GROSSETO (Reuters) - A lawyer for the families of the 32 people killed when the Costa Concordia cruise ship capsized off Italy’s coast said on Monday that no one should have died in the accident as a court prepared to hear what the vessel’s “black box” data recorders held.
The comments were made as a court began to try to reconstruct the accident in a series of pre-trial hearings attended by Captain Francesco Schettino, the captain of the wrecked vessel. The court will decide if Schettino should face a full trial, which could take place next year.
The 114,500 tonne luxury cruise ship capsized and sank on January 13 after approaching the Tuscan island of Giglio to perform a manoeuvre close to the shore known as a “salute”. It struck a rock which tore a gash in its hull and capsized soon afterwards.
At least 30 people lost their lives during a chaotic nighttime evacuation of 4,200 passengers and crew, and a further two bodies have still not been recovered. The ship is still sitting half-submerged on a rocky shelf off the island.
Schettino has said he did make mistakes but has accused the company of mishandling the response. He said earlier this week he was suing Costa Cruises, a unit of Carnival Corp., for unfair dismissal following the accident.
Held up to ridicule in Italy and abroad since the disaster, he faces charges of multiple manslaughter and abandoning ship. It was the first such hearing he had attended.
Lawyers representing the victims’ families said they wanted to look beyond Schettino, saying faulty procedures put in place by the ship’s operator also needed to be exposed.
“The reason these people died is not because of Captain Schettino, the reason these people died is because of the corporation, the negligence in their practices and safety procedures. There was no reason for anyone to die,” said Peter Ronai, a lawyer for the victims’ families.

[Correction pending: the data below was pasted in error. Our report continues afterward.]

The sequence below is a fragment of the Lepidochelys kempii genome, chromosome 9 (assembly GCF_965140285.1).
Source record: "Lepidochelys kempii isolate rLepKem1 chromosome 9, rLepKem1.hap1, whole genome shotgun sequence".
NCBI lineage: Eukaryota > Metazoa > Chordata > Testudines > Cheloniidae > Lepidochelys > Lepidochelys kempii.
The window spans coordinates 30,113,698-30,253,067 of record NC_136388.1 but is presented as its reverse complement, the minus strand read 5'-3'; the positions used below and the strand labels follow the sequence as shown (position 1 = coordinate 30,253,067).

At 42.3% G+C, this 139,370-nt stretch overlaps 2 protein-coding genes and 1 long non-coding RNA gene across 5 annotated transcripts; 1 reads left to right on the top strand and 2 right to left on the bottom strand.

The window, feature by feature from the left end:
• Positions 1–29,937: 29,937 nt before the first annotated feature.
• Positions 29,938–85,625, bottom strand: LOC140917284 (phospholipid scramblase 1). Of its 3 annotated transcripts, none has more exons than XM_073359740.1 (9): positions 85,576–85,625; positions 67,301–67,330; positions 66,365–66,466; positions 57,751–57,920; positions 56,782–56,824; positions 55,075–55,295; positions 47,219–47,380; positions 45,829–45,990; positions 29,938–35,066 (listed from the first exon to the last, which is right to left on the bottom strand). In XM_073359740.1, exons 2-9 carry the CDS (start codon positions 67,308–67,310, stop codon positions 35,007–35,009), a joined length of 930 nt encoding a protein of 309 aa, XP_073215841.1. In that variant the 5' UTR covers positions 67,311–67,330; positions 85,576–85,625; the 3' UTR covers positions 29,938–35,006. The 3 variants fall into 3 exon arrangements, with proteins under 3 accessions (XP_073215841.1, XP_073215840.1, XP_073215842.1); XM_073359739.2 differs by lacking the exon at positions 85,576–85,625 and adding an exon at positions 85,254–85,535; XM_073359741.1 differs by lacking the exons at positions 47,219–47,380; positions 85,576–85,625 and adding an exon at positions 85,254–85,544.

Schettino did not speak during the morning’s hearing but his lawyers said he accepted blame for the accident and wanted the full truth to be established.
“The captain is doing what is in his right to do, he is conducting his defence,” his lawyer Francesco Pepe told reporters outside the theatre in the town of Grosseto where the closed door hearing is being held.
“It is in his interest that the truth comes out and it is a question of respect, not just for his rights but also the rights of the survivors,” he said.
Eight other officers and executives of Costa Cruises (CCL.N), the ship’s owner, are also being investigated for their roles in the accident.
The hearings will include the presentation of data taken from the ship’s “black box” and an analysis of the accident by a panel of experts.
Victims’ families and survivors gathered outside the hearing said they wanted those who had lost their lives to be remembered.
“What I would say to Captain Schettino is first to tell the truth and second to remember when he speaks that there are people looking at him who are still missing loved ones, people who will never be found because of what happened,” said Luciano Castro, who was aboard the Concordia when it capsized. (Additional reporting by Hanna Rantala and Antonio Denti; Writing by Naomi O’Leary; Editing by Andrew Osborn)